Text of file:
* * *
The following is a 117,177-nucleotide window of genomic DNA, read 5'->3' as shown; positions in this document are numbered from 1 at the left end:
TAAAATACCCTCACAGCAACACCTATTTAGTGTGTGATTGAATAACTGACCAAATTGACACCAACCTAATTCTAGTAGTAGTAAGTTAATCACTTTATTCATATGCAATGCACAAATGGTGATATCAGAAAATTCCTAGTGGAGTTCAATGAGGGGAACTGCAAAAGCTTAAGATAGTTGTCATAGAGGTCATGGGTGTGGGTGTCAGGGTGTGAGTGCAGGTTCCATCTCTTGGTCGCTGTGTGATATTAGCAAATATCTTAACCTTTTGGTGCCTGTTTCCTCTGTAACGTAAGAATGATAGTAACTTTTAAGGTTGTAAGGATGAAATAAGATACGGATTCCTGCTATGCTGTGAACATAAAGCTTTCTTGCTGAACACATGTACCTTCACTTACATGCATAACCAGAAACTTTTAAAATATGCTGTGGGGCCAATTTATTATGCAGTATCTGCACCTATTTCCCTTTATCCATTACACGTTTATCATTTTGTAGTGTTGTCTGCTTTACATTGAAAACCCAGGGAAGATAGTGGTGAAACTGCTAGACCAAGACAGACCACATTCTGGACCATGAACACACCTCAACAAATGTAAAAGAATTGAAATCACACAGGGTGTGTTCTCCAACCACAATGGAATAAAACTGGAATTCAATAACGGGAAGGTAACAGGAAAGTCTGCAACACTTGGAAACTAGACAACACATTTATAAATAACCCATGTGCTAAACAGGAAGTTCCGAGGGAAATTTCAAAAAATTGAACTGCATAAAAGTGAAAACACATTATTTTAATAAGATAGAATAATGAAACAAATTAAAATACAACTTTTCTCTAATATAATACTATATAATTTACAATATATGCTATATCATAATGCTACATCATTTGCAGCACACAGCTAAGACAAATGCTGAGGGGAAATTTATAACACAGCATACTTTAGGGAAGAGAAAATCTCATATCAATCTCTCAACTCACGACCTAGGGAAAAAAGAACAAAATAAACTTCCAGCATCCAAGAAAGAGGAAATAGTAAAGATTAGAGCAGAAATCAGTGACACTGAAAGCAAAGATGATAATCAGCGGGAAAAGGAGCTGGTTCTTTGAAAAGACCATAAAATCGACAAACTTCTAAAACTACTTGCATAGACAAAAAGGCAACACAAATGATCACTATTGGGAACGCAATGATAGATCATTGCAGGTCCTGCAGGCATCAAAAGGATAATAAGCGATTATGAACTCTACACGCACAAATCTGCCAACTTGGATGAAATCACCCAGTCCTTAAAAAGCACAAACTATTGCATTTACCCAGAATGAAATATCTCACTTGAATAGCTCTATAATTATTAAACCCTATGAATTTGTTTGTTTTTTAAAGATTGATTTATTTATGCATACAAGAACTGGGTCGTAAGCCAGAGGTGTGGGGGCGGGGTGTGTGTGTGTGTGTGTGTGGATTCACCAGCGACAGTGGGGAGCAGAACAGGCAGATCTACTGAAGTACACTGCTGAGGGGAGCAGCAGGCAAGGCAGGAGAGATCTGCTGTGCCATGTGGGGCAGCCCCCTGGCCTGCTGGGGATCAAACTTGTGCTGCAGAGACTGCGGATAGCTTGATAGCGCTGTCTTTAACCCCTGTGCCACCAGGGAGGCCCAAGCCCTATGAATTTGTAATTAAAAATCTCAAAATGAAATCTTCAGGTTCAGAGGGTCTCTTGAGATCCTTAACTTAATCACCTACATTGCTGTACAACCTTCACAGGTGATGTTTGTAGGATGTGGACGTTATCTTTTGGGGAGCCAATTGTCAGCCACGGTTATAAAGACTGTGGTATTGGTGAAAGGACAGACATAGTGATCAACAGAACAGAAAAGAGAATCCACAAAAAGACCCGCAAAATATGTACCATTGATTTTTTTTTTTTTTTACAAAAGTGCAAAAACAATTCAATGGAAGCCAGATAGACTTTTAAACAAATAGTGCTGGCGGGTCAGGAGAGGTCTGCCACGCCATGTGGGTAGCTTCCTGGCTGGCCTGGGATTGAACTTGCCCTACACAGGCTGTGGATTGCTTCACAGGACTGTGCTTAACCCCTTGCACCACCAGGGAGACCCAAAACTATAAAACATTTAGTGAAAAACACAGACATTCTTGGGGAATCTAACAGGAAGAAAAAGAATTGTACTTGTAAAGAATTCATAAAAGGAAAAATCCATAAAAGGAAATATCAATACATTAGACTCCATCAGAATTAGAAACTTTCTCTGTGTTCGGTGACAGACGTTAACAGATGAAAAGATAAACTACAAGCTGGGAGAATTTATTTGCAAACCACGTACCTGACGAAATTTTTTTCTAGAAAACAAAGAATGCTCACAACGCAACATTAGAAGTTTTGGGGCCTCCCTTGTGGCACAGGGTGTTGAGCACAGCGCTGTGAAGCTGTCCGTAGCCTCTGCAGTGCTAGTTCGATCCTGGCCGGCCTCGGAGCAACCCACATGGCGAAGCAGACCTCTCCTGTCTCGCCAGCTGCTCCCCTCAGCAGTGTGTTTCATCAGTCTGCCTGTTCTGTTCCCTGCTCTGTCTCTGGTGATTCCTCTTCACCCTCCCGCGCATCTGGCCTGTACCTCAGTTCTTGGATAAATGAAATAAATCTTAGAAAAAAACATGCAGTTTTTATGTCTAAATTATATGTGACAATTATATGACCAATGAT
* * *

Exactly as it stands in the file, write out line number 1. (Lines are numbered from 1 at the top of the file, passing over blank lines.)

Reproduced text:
The following is a 117,177-nucleotide window of genomic DNA, read 5'->3' as shown; positions in this document are numbered from 1 at the left end: